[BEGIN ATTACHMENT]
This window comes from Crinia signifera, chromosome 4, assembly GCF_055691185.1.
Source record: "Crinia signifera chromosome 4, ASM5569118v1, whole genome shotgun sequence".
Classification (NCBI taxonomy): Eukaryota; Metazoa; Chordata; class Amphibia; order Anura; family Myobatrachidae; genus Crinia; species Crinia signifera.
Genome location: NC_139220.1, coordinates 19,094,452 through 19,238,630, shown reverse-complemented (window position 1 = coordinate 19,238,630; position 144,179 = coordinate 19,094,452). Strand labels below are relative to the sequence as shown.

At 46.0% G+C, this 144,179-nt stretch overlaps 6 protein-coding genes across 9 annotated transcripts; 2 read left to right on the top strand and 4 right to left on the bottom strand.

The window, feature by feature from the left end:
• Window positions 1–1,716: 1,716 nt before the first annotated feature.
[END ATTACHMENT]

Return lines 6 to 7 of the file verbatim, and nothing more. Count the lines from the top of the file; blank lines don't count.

The window, feature by feature from the left end:
• Window positions 1–1,716: 1,716 nt before the first annotated feature.